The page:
Richard P. Belcher, Jr.
Reviewed by: Jeffrey M. Scott
Date posted: 03/11/2018
Prophet, Priest, and King: The Roles of Christ in the Bible and Our Roles Today, by Richard P. Belcher, Jr. P&R, 2016. Paperback, 224 pages, $13.00. Reviewed by OP pastor Jeffrey M. Scott.
I would venture to say that most Christians who self-consciously trace their theological roots back to the apostolic foundation of the church through the Protestant Reformation are not only familiar with, but also greatly encouraged by, the biblical insight that our Savior Jesus was anointed as the Christ to be our chief prophet, our only high priest, and our eternal king. He came to fulfill those crucial roles or offices for us as our Redeemer, and all of his work on our behalf—past, present, and future—is subsumed under them.
But how many of us appreciate the connection between Christ’s anointing and our own by his Spirit, as the Heidelberg Catechism so beautifully does? The catechism calls me to confess that I am called a Christian “because I am a member of Christ by faith, and thus a partaker of his anointing, that I may confess his name, present myself a living sacrifice of thankfulness to him, and … fight against sin and the devil in this life” (Q/A 32). The catechism implies, at this point, that life in the Spirit makes the Christian a participant in Jesus Christ’s ministry to his church and this world as prophet, priest, and king.
In his valuable new work, Prophet, Priest, and King: The Roles of Christ in the Bible and Our Roles Today, Old Testament scholar Richard Belcher skillfully probes the significance of Jesus Christ’s threefold office for both the church’s worship and her service.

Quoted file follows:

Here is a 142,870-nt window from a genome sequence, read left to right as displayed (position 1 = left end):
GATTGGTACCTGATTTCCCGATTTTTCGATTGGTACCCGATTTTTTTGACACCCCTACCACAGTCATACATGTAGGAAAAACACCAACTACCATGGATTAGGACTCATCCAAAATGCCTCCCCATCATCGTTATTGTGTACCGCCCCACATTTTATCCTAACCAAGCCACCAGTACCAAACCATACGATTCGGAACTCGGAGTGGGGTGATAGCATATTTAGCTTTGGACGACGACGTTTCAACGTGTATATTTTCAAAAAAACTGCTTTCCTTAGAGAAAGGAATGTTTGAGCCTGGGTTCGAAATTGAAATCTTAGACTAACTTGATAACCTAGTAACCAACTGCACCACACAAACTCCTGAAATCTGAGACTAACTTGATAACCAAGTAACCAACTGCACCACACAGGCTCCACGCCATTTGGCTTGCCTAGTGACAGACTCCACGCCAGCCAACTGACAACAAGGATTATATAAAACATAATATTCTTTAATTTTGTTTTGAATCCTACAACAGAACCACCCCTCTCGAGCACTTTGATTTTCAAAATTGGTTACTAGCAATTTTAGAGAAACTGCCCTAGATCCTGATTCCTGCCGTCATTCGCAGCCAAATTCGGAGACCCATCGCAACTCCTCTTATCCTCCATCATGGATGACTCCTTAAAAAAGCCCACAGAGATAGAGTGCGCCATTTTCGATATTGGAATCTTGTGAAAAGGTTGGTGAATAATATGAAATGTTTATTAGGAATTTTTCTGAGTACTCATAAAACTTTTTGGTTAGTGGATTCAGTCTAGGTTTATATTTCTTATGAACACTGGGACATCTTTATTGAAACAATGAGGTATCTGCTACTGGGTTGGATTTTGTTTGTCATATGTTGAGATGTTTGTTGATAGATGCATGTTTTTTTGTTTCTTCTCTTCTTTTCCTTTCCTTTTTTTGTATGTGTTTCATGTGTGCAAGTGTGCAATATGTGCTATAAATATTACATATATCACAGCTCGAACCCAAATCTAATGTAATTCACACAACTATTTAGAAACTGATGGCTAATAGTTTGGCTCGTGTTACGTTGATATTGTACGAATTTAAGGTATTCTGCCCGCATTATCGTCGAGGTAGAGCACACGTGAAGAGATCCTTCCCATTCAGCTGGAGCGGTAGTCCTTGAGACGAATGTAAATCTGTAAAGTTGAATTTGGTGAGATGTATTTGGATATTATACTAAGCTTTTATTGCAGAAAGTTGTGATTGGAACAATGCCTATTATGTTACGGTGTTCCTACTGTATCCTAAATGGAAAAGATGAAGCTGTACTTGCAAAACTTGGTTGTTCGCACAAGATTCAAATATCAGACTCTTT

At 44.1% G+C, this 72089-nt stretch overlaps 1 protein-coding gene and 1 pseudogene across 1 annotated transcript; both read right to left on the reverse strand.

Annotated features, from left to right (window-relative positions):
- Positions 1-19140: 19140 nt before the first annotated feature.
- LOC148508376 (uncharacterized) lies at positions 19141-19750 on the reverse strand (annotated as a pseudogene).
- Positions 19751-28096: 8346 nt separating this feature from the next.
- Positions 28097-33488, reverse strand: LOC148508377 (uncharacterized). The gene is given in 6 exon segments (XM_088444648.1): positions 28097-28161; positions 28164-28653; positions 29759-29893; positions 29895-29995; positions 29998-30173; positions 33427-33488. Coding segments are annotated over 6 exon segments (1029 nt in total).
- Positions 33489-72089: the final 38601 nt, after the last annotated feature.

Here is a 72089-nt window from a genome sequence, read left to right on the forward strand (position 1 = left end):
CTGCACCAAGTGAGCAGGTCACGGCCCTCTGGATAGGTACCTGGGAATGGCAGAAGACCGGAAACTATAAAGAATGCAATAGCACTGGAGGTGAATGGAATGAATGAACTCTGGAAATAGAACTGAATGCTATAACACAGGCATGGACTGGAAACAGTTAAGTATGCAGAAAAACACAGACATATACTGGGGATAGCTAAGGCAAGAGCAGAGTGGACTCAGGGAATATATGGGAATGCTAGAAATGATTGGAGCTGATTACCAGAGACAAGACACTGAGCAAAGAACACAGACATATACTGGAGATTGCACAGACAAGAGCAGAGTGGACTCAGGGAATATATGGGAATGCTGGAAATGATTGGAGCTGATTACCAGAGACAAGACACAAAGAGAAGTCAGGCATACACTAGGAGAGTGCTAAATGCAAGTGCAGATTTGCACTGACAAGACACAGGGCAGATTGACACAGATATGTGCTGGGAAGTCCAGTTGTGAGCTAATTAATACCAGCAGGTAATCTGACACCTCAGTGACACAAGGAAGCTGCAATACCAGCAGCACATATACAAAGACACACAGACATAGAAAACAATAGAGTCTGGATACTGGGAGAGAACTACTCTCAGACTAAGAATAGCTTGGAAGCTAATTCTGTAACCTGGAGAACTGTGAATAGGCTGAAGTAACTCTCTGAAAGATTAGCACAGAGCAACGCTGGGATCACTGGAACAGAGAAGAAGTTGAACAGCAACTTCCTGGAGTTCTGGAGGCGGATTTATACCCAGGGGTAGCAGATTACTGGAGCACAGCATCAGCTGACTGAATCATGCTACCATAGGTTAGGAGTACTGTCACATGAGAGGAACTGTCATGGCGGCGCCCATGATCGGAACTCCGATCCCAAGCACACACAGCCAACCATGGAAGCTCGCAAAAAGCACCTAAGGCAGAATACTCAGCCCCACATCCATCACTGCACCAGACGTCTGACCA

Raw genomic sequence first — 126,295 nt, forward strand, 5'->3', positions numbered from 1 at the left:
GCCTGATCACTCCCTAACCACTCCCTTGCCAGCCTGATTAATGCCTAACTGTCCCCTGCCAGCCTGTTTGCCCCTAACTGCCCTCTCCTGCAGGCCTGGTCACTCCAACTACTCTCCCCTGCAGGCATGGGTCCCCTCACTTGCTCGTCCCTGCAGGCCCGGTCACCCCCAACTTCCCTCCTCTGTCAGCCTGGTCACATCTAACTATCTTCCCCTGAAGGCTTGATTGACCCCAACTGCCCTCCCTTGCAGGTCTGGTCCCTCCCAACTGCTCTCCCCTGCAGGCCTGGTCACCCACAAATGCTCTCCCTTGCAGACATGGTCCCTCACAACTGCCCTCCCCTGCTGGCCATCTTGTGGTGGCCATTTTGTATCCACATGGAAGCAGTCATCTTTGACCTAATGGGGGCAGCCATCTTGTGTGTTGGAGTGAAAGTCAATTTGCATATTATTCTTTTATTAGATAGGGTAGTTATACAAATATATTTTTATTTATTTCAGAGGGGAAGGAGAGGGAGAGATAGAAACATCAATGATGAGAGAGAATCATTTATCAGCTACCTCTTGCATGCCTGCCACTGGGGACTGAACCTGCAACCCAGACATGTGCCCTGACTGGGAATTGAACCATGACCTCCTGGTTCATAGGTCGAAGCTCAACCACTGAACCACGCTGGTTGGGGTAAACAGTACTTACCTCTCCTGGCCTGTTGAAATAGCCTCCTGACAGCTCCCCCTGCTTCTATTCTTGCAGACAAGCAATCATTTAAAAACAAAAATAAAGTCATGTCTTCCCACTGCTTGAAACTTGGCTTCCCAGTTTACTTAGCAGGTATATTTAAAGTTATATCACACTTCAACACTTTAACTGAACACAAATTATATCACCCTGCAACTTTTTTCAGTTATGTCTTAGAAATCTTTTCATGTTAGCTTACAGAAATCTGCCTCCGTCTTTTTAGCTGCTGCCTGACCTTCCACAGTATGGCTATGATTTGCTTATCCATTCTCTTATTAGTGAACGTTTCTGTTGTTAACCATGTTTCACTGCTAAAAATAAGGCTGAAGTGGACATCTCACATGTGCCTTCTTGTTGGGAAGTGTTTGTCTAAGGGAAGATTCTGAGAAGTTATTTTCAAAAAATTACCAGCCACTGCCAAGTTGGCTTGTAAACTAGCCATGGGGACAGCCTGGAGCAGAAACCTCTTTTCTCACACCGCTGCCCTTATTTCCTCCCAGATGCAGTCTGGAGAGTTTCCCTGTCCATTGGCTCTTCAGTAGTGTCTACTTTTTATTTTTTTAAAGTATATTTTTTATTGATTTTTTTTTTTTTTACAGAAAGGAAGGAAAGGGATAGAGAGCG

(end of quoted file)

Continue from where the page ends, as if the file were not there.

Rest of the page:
Belcher handles the pertinent biblical texts with impressive exegetical prowess while examining the roles of prophet, priest, and king from the garden of Eden under Adam and Eve to the New Jerusalem under Jesus Christ and his bride. While drawing freely from the Reformed tradition’s insights into the threefold office of Christ and engaging with demurring positions, Belcher demonstrates how Jesus Christ “fulfills and transforms these roles in his earthly ministry and continues to exercise them in his heavenly ministry from the right hand of the Father” (178). He then goes on to amplify for the reader ways in which many activities of “the corporate church, the elders of the church, and individual believers … can be defined by these roles” (178–79).
Both students and teachers should find useful the detailed analytical outline, the robust selected bibliography, the Scripture and subject/name indexes, and the study questions at the end of each chapter. This book will prove both wonderfully accessible to the uninitiated reader and pleasantly stimulating to those well acquainted with these biblical themes. It will also generate in the Christian fresh adoration for Jesus Christ and encouragement to intently pursue life in union with him as our chief prophet, only priest, and eternal king.